Coalition Rejects Rudd’s ‘Big Australa’ Plan

Coalition rejects Rudd's 'big Australia' plan

By a staff reporter
Business Spectator
April 29, 2010

The federal opposition has rejected the Rudd government's population projection, saying it would instead seek to ensure that Australia's migration plan was sustainable.

If elected, the coalition said it would assign a renamed Productivity Commission to review Australias infrastructure needs based on short, medium and long-term projected population numbers.

“Within three months of taking office, a Coalition government would re-constitute the Productivity Commission as the Productivity and Sustainability Commission and task it with an annual review of Australias infrastructure needs,” Opposition Leader Tony Abbott and Shadow Immigration Minister Scott Morrison said in a joint statement.

The coalition said the federal government had presided over rising immigration numbers without the requisite investment in housing, health and transport infrastructure.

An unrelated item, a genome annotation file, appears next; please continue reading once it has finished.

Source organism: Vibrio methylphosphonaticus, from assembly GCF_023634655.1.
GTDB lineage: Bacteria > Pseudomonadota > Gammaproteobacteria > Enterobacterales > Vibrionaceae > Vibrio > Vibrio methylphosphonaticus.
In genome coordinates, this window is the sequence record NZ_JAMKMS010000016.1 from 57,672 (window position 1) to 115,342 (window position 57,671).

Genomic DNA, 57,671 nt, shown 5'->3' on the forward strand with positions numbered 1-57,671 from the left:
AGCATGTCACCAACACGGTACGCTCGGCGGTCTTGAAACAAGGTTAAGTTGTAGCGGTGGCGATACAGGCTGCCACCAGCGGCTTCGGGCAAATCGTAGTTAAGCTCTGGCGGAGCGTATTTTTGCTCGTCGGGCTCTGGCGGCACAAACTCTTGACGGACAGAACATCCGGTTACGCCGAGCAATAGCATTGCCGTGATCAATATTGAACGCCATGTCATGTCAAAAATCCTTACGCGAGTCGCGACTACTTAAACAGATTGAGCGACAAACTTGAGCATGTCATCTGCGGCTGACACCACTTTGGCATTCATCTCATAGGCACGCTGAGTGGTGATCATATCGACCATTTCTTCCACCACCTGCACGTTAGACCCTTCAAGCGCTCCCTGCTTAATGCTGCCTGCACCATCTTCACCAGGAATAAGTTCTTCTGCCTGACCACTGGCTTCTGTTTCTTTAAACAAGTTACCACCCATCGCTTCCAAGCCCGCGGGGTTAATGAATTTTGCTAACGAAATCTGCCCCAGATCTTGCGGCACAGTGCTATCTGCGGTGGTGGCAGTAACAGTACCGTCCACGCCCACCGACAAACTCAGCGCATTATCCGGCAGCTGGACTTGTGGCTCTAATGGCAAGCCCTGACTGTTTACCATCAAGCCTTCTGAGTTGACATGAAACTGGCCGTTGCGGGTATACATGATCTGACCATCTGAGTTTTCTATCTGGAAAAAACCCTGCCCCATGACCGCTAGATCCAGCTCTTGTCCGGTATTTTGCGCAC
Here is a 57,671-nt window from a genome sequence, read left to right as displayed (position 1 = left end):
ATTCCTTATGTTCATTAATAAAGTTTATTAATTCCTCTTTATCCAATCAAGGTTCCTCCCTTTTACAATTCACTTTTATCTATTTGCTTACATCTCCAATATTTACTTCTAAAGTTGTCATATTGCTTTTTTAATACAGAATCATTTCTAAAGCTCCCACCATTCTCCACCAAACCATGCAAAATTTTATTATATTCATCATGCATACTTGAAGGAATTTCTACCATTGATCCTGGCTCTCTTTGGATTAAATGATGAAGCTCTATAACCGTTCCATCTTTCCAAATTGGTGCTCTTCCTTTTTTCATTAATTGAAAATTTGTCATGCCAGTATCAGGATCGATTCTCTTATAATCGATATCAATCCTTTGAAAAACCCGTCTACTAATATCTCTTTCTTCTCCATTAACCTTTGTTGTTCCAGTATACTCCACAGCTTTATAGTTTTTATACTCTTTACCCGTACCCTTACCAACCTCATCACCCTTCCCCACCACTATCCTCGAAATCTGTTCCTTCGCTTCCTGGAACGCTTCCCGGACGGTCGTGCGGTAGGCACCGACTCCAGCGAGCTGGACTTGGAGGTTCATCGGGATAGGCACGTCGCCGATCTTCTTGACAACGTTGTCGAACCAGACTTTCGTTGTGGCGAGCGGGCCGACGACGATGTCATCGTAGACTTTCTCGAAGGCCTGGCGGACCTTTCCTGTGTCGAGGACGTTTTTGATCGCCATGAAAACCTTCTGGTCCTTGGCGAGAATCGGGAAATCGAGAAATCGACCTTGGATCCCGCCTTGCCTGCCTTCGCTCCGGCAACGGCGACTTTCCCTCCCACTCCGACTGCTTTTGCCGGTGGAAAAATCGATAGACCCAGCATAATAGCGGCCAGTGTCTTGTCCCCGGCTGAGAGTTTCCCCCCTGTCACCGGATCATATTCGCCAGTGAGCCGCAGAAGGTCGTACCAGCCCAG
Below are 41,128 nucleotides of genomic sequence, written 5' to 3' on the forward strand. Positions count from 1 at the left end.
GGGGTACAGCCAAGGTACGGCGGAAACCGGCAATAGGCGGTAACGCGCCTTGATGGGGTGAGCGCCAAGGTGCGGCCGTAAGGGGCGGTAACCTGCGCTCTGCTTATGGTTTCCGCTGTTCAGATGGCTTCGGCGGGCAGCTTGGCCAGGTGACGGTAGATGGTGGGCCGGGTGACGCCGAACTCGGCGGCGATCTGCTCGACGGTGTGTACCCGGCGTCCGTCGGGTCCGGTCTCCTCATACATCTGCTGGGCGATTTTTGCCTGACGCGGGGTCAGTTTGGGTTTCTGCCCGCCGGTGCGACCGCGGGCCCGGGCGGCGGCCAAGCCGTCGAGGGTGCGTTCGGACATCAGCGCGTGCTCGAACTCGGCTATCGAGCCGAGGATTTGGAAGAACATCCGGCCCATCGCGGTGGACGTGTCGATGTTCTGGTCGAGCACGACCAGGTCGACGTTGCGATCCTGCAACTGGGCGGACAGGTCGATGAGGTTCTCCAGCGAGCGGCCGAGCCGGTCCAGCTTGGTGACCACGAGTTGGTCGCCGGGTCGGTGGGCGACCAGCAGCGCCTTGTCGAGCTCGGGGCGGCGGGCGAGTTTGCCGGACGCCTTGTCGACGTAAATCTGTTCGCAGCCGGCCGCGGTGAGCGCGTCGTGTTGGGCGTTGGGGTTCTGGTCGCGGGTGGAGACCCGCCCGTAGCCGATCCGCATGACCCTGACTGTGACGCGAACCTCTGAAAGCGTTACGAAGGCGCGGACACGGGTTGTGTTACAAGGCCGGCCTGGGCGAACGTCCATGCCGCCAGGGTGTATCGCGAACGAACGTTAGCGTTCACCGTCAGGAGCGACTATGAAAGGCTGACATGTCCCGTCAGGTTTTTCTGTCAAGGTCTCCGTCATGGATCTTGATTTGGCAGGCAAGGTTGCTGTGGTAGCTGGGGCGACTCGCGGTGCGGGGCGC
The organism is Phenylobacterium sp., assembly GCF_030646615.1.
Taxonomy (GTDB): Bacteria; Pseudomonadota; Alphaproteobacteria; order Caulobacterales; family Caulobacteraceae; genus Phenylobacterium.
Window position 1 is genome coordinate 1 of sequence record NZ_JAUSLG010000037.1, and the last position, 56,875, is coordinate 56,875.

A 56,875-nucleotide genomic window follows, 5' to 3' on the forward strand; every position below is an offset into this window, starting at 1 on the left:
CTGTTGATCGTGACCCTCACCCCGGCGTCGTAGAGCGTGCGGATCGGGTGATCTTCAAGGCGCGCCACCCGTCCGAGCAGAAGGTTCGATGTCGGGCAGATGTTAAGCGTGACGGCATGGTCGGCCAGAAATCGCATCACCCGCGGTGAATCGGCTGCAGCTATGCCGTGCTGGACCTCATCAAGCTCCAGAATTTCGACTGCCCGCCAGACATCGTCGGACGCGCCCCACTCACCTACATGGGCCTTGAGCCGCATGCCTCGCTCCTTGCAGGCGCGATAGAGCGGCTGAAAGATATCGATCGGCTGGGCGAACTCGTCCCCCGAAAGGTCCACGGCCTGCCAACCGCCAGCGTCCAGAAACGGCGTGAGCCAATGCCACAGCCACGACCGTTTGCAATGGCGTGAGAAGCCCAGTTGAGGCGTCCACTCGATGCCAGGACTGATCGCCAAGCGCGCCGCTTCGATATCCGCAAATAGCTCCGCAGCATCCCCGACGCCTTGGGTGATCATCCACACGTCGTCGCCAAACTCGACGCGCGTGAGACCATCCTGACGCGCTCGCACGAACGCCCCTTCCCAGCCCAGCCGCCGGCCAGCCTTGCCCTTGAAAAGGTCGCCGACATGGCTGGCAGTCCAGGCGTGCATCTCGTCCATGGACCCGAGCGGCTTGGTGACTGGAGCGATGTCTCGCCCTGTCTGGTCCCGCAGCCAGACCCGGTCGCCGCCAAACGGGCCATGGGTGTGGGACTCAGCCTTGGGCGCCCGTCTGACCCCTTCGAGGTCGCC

Under its alternative population policy, a coalition government would seek to establish a credible and independent source of advice on population growth, the statement said.

It would also set up a population growth band target and an independent inquiry into community attitudes to future population growth, as well as introducing population planning into the budget and maintaining focus on skilled migration.

“The coalition will seek to restore public confidence in the integrity of our migration program, by ensuring that it is consistent with a sustainable population growth path,” Mr Abbott and Mr Morrison said.

The government expects the Australian population to grow to 36 million by 2050, with Mr Rudd saying in January that productivity needed to be raised if the nation was to meet the challenges of an ageing population.

Mr Rudd said by 2050, there would be only 2.7 working-age Australians for every one aged 65 or more. There are now about five working-age Australians for each citizen over 65. Four decades ago there were 7.5.

The grim predictions came from the government's third intergenerational report, which forecasts that the proportion of the population aged 65 and over will jump from about 14 per cent now to about 23 per cent by 2050.